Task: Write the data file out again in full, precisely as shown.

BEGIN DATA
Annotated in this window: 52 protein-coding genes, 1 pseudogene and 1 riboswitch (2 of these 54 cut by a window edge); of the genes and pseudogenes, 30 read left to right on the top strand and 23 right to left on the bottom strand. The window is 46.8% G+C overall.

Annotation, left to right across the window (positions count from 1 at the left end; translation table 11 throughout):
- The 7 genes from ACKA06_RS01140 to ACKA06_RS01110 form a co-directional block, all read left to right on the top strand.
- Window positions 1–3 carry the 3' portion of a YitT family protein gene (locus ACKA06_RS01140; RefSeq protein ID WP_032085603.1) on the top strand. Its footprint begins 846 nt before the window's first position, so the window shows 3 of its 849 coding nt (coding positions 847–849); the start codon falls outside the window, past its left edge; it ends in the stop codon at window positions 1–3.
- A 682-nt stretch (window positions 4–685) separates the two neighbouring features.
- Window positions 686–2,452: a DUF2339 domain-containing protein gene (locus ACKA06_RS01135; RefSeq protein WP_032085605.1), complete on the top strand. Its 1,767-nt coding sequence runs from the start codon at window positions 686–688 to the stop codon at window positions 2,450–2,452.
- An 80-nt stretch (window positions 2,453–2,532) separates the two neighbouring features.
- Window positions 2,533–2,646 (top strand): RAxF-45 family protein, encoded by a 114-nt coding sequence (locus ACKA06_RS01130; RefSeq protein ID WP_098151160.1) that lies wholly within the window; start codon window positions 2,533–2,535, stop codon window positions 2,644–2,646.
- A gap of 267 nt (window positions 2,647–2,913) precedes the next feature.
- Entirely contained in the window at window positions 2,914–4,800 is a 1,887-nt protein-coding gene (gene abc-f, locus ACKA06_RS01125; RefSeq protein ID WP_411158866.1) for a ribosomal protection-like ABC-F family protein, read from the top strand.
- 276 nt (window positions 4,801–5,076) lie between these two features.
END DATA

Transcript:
Annotated in this window: 52 protein-coding genes, 1 pseudogene and 1 riboswitch (2 of these 54 cut by a window edge); of the genes and pseudogenes, 30 read left to right on the top strand and 23 right to left on the bottom strand. The window is 46.8% G+C overall.

Annotation, left to right across the window (positions count from 1 at the left end; translation table 11 throughout):
- The 7 genes from ACKA06_RS01140 to ACKA06_RS01110 form a co-directional block, all read left to right on the top strand.
- Window positions 1–3 carry the 3' portion of a YitT family protein gene (locus ACKA06_RS01140; RefSeq protein ID WP_032085603.1) on the top strand. Its footprint begins 846 nt before the window's first position, so the window shows 3 of its 849 coding nt (coding positions 847–849); the start codon falls outside the window, past its left edge; it ends in the stop codon at window positions 1–3.
- A 682-nt stretch (window positions 4–685) separates the two neighbouring features.
- Window positions 686–2,452: a DUF2339 domain-containing protein gene (locus ACKA06_RS01135; RefSeq protein WP_032085605.1), complete on the top strand. Its 1,767-nt coding sequence runs from the start codon at window positions 686–688 to the stop codon at window positions 2,450–2,452.
- An 80-nt stretch (window positions 2,453–2,532) separates the two neighbouring features.
- Window positions 2,533–2,646 (top strand): RAxF-45 family protein, encoded by a 114-nt coding sequence (locus ACKA06_RS01130; RefSeq protein ID WP_098151160.1) that lies wholly within the window; start codon window positions 2,533–2,535, stop codon window positions 2,644–2,646.
- A gap of 267 nt (window positions 2,647–2,913) precedes the next feature.
- Entirely contained in the window at window positions 2,914–4,800 is a 1,887-nt protein-coding gene (gene abc-f, locus ACKA06_RS01125; RefSeq protein ID WP_411158866.1) for a ribosomal protection-like ABC-F family protein, read from the top strand.
- 276 nt (window positions 4,801–5,076) lie between these two features.